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A Timely "Candide"
Stage Review by Sylvia Drake, Times Theater Critic, The Los Angeles Times, August 13, 1992

When the Colony Studio Theatre decided to revive "Candide," fate had a hand in it.  Can there be a more cynical time — ergo a better time — to revive "Candide" than right now?

To steal shamelessly (and repeatedly) from Voltaire, on whose best of all possible satires this good-natured musical is based, it is always the best of all possible times to revive it. "Candide" speaks volumes about human contrariness in the best of all possible ways: with a cunning and a sly wit.

We’re talking here about a revival of the 1974 "Candide," the conceptual one by Harold Prince who appropriated the original 1956 Leonard Bernstein music and Richard Wilbur lyrics from Stephan Sondheim and John LaTouche, threw out the Lillian Hellman book and persuaded Hugh Wheeler to provide a new and much funnier one. The new show, with its near-farcical touches and environmental setting, became the hit of that Broadway season.

What’s amazing is how snugly a musical as potentially large as this one fits the tight quarters of the Colony. If the Colony’s production of "The Last Metro" last year achieved nothing else, it proved that large-scale musicals can be adapted to small spaces. But this time, with Bernstein, Voltaire and Rachel Sheppard on board, the Colony couldn’t lose. Rachel Sheppard . . . ?

Sheppard plays the beleaguered Cunegonde, Candide’s beloved, the exquisite songbird who survives gang rape by the Westphalian soldiers (or were they Bulgarian? A uniform is a uniform is a . . .) and the unwelcome attentions of two wealthy men to emerge years later richer for her pains and not at all the worse for wear.

It’s a matter of attitude. Sheppard’s neo-burlesque rendition of the vocally complex "Glitter and Be Gay" is smart and sassy. Thanks to director Evan Weinstein’s boundless imagination, this moment of reflection on the calculable compensations of pearls and diamonds becomes the highlight of a show that has plenty to recommend it.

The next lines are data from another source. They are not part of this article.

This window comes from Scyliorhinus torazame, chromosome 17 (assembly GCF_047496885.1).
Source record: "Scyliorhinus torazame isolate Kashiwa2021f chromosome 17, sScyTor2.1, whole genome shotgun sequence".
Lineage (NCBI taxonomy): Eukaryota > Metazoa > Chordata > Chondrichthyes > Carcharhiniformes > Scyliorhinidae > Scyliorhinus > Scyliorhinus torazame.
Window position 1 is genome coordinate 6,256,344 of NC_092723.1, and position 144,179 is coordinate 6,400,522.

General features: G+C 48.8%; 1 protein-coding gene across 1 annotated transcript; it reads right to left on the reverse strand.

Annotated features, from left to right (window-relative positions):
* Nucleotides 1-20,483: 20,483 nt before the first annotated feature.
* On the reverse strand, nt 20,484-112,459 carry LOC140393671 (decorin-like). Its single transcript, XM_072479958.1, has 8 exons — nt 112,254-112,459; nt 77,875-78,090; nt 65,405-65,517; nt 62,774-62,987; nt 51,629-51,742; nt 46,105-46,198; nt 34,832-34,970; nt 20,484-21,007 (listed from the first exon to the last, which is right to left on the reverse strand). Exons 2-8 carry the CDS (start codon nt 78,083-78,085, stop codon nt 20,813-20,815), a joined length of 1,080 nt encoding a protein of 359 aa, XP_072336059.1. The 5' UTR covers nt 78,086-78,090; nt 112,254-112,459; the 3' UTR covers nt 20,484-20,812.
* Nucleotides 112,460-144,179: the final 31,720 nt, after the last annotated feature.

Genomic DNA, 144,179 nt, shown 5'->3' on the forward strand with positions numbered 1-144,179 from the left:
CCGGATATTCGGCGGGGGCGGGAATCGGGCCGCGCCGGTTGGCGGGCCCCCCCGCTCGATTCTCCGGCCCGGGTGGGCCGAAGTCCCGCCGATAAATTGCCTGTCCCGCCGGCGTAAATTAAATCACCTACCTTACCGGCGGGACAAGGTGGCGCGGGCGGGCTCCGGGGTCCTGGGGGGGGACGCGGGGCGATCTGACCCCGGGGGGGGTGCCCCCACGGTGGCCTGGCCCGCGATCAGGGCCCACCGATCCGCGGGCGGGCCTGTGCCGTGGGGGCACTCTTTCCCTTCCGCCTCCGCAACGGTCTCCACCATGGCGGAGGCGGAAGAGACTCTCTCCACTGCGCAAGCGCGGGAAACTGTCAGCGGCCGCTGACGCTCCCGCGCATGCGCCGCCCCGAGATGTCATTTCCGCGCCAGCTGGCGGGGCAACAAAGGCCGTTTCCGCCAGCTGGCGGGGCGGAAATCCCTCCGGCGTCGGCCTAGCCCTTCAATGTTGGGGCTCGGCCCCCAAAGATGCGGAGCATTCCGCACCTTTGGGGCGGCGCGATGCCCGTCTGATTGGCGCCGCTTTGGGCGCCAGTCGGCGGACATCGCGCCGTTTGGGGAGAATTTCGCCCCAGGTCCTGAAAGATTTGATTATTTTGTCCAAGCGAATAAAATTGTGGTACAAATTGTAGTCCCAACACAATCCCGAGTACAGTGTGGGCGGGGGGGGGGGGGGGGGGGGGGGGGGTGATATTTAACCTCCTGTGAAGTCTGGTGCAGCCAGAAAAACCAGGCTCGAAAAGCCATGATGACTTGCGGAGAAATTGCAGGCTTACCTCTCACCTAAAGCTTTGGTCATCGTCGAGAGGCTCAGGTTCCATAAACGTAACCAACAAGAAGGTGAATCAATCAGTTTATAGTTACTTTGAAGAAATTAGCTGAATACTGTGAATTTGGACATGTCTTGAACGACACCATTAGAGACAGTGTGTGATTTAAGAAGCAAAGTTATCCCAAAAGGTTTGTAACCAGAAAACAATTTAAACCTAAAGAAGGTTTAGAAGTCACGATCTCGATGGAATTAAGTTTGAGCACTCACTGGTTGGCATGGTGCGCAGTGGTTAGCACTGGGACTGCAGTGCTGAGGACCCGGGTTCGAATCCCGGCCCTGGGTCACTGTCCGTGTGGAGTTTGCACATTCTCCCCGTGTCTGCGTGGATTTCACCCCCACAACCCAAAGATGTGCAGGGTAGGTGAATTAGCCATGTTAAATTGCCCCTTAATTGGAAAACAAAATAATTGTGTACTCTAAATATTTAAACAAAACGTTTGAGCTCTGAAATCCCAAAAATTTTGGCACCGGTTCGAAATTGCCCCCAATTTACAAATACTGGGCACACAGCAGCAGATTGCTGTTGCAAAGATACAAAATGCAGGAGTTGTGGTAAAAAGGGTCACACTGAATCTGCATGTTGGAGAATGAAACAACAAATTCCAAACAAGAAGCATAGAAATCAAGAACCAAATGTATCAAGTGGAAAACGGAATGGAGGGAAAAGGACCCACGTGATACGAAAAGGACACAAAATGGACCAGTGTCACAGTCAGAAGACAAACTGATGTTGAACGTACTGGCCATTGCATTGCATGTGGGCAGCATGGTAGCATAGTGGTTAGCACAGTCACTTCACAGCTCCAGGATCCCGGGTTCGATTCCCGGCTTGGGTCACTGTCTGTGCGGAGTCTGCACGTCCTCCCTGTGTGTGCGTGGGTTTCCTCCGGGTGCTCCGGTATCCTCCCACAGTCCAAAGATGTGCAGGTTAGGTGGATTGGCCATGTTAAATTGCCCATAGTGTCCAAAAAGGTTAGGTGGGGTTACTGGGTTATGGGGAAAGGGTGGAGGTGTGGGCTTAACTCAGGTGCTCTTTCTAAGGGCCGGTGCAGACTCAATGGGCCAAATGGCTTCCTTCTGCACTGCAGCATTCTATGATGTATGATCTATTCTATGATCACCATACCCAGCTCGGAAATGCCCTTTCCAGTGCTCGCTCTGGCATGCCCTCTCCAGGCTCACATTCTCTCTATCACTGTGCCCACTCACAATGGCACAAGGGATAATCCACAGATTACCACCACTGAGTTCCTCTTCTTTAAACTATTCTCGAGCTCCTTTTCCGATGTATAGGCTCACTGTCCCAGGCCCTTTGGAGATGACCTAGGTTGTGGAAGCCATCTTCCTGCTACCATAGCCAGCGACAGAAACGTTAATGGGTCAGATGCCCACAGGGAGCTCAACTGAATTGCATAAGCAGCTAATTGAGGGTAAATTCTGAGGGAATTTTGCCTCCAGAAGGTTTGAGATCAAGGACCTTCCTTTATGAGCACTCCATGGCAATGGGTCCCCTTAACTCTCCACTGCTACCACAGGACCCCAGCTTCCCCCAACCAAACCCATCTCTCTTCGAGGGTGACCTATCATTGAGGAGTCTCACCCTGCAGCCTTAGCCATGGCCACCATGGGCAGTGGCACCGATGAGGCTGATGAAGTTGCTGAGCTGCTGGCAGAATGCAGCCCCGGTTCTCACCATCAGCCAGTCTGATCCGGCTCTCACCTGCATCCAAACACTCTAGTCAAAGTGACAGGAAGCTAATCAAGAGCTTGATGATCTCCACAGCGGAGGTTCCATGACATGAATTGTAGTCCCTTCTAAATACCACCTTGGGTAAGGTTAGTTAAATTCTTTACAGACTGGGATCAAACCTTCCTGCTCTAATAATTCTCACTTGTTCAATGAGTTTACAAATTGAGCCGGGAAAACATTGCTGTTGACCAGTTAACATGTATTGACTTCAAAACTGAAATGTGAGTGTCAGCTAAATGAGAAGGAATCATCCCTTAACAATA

Take the notion of making a statement with a corner of the landscape. "A desolate heath," as solemnly announced by Carla Bowers, is represented by placing a five-and-dime ceramic cactus with a dog baying at the moon on a bare platform. A judge at the Sparfish Inquisition walks around with a miniature pair of scales sewn onto his skull-cap. Susan Gratch did the all-purpose sets and Ted C. Giammona the fanciful costumes.

"Not bad on a budget, hey?" suggests Timothy Davis-Reed, who plays Voltaire and the unflappable Pangloss (he of the best of all possible possibles) with no pretense at all: not at realism and not at age, which he dispatches with a wig, a stoop, a pair of specs and a phony crack in the voice.  "Use your imagination," he chirps. "God knows we are!"

It is this yanking us in and out of the artifice that lets us savor the joke in the staging.  Weinstein’s inventiveness never repeats itself while trawling through history’s hot spots: Bulgaria, Westphalia, Madrid, Cadiz, Montevideo, Cartagena, El Dorado, Constantinople.

Chris Van Fleet’s Candide is the right Everyman for the job: not too handsome, not too bright, not too good, not too dumb. Tom Shea’s Maximilian is so full of himself one wonders how he avoids surfeiting on the diet, and Christina Botek’s Paquette is all wide-eyed fakery and Pepsodent smiles.

The one-buttoked Old Lady could fare better at the hands of Annie Heller (a little more subtlety, please), but it is the enthusiasm of the ensemble and Weinstein’s ability to foster it that makes this "Candide" so infectious.

Of course, the classy music and lyrics don’t hurt, from Candide and Cunegonde’s "Oh Happy We" to his solo "It Must Be So," her exceptional "Glitter and Be Gay" and the rousing "Auto da Fe," or what a slam-bang day for an execution. Stephan Applegate’s musical direction and conductor Frank Basile make the four musicians (Basile included) sound like a roomful. But perhaps it’s the sheer contagiousness of the entire package that creates the illusion.

By the time they get to the "Make Our Garden Grow" finale, it’s difficult to sit still.

Weinstein, whose recent background is dominated by film and television, has respectable theater credits to which he can now add this clever "Candide." As for Sheppard, she illustrates Voltaire’s point. Her sure pitch, high notes, comic timing, golden locks, and sheer spunk should open the best of all possible doors. . . .

Copyright 1992 Los Angeles Times 
Reprinted with Permission
Candide at the Colony Theatre.